Distance doesn't seem to matter. No matter how far they are from the Gulf, waiters and waitresses around the nation are getting the same grilling by diners.
Is your seafood clean?
After months of watching news coverage of tar balls washing up on beaches and oil-soaked wildlife, customers are asking questions about the where their food was fished from, especially items closely associated with the Gulf, like shrimp and oysters.
"We have two oyster dishes on our menu and people want to know where they are from," said Bryce Statham owner of the Blue Moon Fish Co., in Lauderdale-by-the-Sea, Fla.
For some restaurants, the solution has been to add new items to the menu (alligator at one New Orleans eatery). Others have sought out the same seafood with a different geography (New Zealand grouper over Gulf Coast, for example).
Still others take a more blunt approach. While Dallas-area restaurants hung up "God Bless the Gulf" signs, another in upstate New York tweeted that they do NOT serve Gulf seafood.
The Associated Press contacted more than a dozen restaurants nationwide and many said the increased curiosity from customers hasn't necessarily cost them business. Rather, restaurateurs say a portion of their customers seek reassurance before ordering. It's the same sort of squeamishness lampooned recently in Doonesbury when Zonker, working as a waiter, assured a customer the crabs are "petroleum-free" and points out the latest satellite image of the spill on the man's placemat.
In reality, waiters and waitresses around the nation are getting pointers on ways to assure customers that their seafood is coming from either clean waters in the Gulf or from another part of the world.
This can be a balancing act. Restaurants typically want to support the devastated Gulf fishing industry but also want to make clear they're steering clear of product from polluted water. Ken Vaughan, director of operations for Flying Fish restaurants, said his restaurants in the Dallas area and in Little Rock, Ark., and Memphis, Tenn., put up "God Bless the Gulf" signs, but they also tell customers who ask that their shrimp comes from reputable suppliers.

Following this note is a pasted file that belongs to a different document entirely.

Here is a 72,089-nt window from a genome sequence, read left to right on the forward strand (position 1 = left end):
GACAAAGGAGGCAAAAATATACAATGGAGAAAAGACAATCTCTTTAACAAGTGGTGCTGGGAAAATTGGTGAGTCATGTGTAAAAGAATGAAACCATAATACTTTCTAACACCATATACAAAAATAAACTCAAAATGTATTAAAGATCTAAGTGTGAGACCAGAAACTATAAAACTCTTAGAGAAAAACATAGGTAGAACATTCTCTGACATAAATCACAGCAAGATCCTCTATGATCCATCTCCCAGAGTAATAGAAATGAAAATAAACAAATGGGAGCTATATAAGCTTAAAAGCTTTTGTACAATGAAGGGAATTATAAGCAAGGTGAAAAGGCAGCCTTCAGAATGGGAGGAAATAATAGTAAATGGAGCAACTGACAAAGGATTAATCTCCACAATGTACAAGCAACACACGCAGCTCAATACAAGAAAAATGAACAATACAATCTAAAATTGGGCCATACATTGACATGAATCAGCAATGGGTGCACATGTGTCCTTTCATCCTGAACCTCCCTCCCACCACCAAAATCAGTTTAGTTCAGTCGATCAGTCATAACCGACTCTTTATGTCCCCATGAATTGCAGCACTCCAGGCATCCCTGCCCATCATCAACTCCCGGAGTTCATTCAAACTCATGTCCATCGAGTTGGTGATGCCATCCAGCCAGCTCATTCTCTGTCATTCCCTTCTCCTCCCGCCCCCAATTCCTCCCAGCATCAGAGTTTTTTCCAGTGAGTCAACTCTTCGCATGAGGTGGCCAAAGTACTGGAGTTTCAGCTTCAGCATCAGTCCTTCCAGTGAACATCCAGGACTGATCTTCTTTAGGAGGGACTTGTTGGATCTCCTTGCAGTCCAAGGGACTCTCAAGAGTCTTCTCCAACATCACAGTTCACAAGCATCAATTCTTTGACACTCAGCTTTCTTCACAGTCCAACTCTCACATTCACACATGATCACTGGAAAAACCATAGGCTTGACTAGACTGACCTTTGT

Jack's Oyster House in Albany, N.Y., recently told customers on Twitter and Facebook that "Jack's is NOT sourced from the Gulf."
In Florida, Stratham said staff members checks tags on the oysters so they can tell customers where they are from. Brad Lomax, owner of Water Street Restaurants in Corpus Christi, Texas, said they're training servers to explain that the shrimp is safe.
In Miami, the River Oyster Bar changed the look of its menu to show customers specifically where the oysters are coming from, said David Bracha, chef and owner. He also tells his staff to assure customers that the restaurant tries to buy fish locally when possible.
"I try to educate them on where the fish comes from," he said. "If a guest asks them or is concerned, they can speak about it intelligently."
Gulf seafood accounts for a bit more than 2 percent of the seafood consumed by Americans, according to industry estimates. Chefs tend to promote local products — think Maine lobsters or Seattle salmon — meaning restaurants beyond the South may serve few or no menu items from Gulf.
For instance, Mike Earp of Saltwater Seafood Market and Fry Shack in Raleigh says 95 percent of his product is from North Carolina, South Carolina and Virginia. The Baltimore-based Phillips Seafood chain relies on crabmeat from a plant in Maryland as well as facilities overseas, a spokeswoman said.
For Gulf items that have become hard to come by — or too costly — many restaurants have replaced them with new items. Faced with a shortage of oysters, Cafe Adelaide in New Orleans started serving alligator sope (a traditional Mexican dish) and "it's selling pretty good" said sous chef Orlando Harris.
The Hillstone Restaurant Group, which runs Gulfstream restaurants in Los Angeles and Orange County, replaced its Florida black grouper Gulf sandwich with the newly named Crispy Fish Fillet made with New Zealand grouper.
Miami's River Oyster Bar switched to oysters from Seattle after prices for Gulf oysters "went through the roof," Bracha said. Similarly, Denver's Max Gill & Grill, said the restaurant stopped buying oysters from the Gulf soon after the spill and now only buys oysters from the west and northeast coasts, said general manager Eric Tittmann.
"A lot of people definitely ask about it," he said.
It's still not clear if that customer concern has translated into a nationwide drop in seafood restaurant business. Some Gulf state businesses are clearly affected. Vaughan of Flying Fish said the effects of the oil spill have cost them about 15 percent of their profits. A New Orleans restaurant, Bayona, filed a class action lawsuit against the companies involved with the ill-fated Deepwater Horizon rig for the loss of customers and revenue.
But other restaurants around the country say business is fine. Tittman also said his Denver restaurant has actually gotten busier in the last eight months. Bracha in Miami said business has yet to be affected, though that could change with the currents.
"If the oil comes to Florida ... if it comes to the Keys ... people are going to be just freaked out," Bracha said. "You are going to see a lot less tourism and less people interested in eating seafood."
Contributing were Sue Manning in Los Angeles, Jamie Stengle in Dallas, Lisa Orkin Emmanuel in Miami, Martha Waggoner in Raleigh, Alex Dominguez in Baltimore and Ivan Moreno in Denver
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